1922 - 2008
. . . _ . _
Alexander S. Hadad was born in Toronto, Ontario, Canada in 1922. His father, Lewis Raymond (Ramon) Hadad had been born in 1889 in Petah Tikva, Ottoman Palestine. I don't know the whole story yet, but I'm guessing that Ramon Hadad left Palestine in the aftermath of World War I and the end of Ottoman rule over Palestine. With Palestine in British hands, it probably made immigration to Canada both feasible and desireable. Shortly thereafter, he met and married Mollie Trackman, who had recently immigrated from Zhitomir, Russia. In 1922 they had a son and named him Alexander Sanders Hadad.
I don't know much about Al's early life. What I know of him -- what he talked about most when I was around -- were the events following the bombing of Pearl Harbor. No sooner had the U.S. been dragged into the Second World War then Al joined the Merchant Marine as a radio operator. Now, "Merchant Marine" isn't technically supposed to be capitalized. But, once I came to know the heroic deeds of the Merchant Marine I began capitalizing it out of respect for all those who have served in it. You see, merchant mariners are not considered "veterans" of the wars in which they served, because they were not actually members of the armed forces. But, they took the same risks as any other mariner. Almost one out of every 25 Merchant Marine vessels was sunk by enemy fire during World War II, but the brave mariners who served in that armada are not "veterans" of the war.
After serving four years, Al returned stateside. In 1946, he married Marian Adele Jewett. Marian is the daughter of Ralph Jewett and Margaret Pellman -- so that's when Al became a member of my family. He was again serving in the Merchant Marine in the Korean War when I was born, so I have known him all my life.
After the Korean War, Al went to work for Trans-World Airways (TWA) as a flight radio officer. After a few years in the cockpit, he joined Philco-Ford Aerospace, working in its military space division until he retired in 1985. I don't know what his academic background was, but I do know that he was a brilliant mind, fascinated by the world around him and enjoying every moment he spent in it. He brightened any room he entered with his presence. Like Wil Rogers, he never seemed to meet anyone he didn't like and I can't imagine that anyone didn't like him in return. He was fun to be around, could carry a conversation on practically any topic without dominating it, and always saw the bright and hopeful side of things.
He would often announce his arrival with a shout of "Hey, Dad! The Hadad's are here!" pronouncing Hadad as "HAY-dad" rather than the Middle Eastern "haw-DAWD." From then until the moment he left, life was a party. And all the while you were in his presence you were engaged in a sparkling give-and-take conversation in which he would regale you with tales of his latest exploits and those of his children and elicit from you your most recent adventures. The whole time, his beaming, toothy smile and bright eyes never left you for a second, and you knew you were talking to a man who genuinely cared about you and every detail of your life. Simply put, he made you feel important.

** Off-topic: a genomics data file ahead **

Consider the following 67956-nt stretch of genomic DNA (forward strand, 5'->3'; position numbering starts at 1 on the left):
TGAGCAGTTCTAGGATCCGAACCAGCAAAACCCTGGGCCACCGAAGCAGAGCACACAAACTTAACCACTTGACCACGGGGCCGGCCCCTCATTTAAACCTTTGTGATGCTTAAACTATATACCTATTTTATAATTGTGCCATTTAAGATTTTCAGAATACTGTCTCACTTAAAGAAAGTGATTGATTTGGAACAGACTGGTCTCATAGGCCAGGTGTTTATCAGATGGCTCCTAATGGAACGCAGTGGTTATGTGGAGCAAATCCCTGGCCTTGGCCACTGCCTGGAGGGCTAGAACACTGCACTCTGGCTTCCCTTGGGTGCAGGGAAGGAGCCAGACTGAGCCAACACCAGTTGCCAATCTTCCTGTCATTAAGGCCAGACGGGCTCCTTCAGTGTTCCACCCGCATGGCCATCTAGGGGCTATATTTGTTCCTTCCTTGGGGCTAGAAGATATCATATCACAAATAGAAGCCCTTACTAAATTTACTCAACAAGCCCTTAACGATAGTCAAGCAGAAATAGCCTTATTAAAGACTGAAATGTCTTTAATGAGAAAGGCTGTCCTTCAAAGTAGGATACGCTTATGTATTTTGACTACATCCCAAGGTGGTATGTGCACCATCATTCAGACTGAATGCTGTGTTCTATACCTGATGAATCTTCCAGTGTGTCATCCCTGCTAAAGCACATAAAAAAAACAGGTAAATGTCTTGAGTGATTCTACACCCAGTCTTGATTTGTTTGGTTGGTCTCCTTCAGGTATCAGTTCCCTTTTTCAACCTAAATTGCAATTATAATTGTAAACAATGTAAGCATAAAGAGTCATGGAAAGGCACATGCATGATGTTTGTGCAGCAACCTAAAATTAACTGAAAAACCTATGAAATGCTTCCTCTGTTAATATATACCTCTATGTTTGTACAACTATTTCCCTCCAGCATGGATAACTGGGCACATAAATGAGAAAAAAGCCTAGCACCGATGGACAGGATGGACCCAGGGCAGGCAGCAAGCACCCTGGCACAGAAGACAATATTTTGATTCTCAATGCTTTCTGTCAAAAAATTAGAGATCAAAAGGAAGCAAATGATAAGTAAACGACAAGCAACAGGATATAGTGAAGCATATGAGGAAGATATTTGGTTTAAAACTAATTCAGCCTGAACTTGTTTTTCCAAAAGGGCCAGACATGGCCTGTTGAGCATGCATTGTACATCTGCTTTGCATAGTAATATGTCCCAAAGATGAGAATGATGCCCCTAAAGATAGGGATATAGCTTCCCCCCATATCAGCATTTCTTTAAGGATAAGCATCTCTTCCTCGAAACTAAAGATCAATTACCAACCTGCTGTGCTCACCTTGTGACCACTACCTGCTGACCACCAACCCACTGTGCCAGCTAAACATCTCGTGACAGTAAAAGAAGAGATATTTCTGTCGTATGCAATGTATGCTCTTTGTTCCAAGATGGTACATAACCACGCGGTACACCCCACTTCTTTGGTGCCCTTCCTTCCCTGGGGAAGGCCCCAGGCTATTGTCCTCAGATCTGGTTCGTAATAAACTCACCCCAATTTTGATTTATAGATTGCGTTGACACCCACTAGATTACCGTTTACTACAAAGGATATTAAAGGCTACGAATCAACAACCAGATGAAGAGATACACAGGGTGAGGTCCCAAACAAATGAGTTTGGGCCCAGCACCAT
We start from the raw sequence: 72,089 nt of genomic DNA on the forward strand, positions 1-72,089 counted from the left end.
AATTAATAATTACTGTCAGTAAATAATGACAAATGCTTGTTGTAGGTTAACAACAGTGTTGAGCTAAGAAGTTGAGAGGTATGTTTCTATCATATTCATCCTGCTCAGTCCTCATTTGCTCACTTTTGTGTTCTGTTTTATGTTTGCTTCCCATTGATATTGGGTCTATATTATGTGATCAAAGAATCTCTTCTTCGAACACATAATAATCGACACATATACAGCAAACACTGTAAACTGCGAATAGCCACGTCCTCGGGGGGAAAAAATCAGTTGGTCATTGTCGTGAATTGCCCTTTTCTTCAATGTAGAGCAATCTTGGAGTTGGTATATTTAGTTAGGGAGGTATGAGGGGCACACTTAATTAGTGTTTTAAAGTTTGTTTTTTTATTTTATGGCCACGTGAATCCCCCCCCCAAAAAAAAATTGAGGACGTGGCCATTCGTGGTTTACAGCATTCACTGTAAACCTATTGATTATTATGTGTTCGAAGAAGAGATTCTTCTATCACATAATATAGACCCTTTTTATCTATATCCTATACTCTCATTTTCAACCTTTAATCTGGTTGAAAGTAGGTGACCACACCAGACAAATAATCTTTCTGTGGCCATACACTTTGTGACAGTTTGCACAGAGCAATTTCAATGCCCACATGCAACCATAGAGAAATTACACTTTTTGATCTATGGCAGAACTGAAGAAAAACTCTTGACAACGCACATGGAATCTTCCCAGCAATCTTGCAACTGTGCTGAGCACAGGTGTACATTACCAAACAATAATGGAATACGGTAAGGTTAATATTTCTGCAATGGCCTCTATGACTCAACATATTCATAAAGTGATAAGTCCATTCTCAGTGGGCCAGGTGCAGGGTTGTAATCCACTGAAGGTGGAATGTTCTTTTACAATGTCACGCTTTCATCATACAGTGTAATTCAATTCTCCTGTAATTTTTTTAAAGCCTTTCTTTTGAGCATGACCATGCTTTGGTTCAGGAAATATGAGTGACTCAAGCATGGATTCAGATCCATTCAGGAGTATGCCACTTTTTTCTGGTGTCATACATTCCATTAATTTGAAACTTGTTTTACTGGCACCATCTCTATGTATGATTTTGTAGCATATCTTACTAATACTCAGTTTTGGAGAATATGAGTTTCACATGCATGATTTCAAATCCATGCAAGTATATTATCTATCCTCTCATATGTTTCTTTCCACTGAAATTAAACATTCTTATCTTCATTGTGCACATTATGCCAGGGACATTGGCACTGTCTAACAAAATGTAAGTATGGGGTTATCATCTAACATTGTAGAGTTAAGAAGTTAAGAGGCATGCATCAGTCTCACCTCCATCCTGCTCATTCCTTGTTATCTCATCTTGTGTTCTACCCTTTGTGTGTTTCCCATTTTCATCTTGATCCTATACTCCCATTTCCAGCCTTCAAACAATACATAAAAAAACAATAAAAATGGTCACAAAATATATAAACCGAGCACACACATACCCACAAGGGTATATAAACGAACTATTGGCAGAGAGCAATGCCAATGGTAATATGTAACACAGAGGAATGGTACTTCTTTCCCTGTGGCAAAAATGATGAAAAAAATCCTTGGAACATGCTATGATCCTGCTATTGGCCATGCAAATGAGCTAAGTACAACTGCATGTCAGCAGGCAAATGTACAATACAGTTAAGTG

For all the years I knew him, Al had a fascination with genealogy. During those years, he compiled a vast amount of information on the Pellman family and all the families connected to it. In the first six months of my research, 90 percent of my information came from the vast storehouse Al had passed on to me long before I showed the slightest interest in it. But, Al was far more than merely a repository of names, dates, and places. He was fascinated by -- and a master of telling -- the stories of people's lives. He understood, long before the same realization came to me, that genealogy is not simply a collection of facts about ancestors. It is the story of how we came to be the people we are -- the personalities, ideals, and events that have shaped us.
Sadly, I believe Al went to his grave never realizing how profoundly he had influenced my eventual interest and research. It was less than a year before his passing that my interest in genealogy truly blossomed, and by the time I had learned much beyond what he had provided me, he had grown ill and was no longer able to check his email, so I was never able to share it with him.
I launched this blog as a tribute to my ancestors and a way of expressing my appreciation for how they paved the way for my life decades, even centuries, before I was born. So it seems entirely fitting that one of my earliest postings should be a tribute to the man who, more than any other, inspired me to learn about my family and its multi-layered, multifaceted story. My closing tribute to him is inspired by his other lifelong hobby: ham radio. The caption beneath his photo includes a line of dots and dashes which are a play on words that ham radio operators and Morse code users will clearly understand. I'll end this message with the translation. If you don't know Morse prosigns it won't mean anything to you, but I know Al will understand, and that's who I'm writing it for.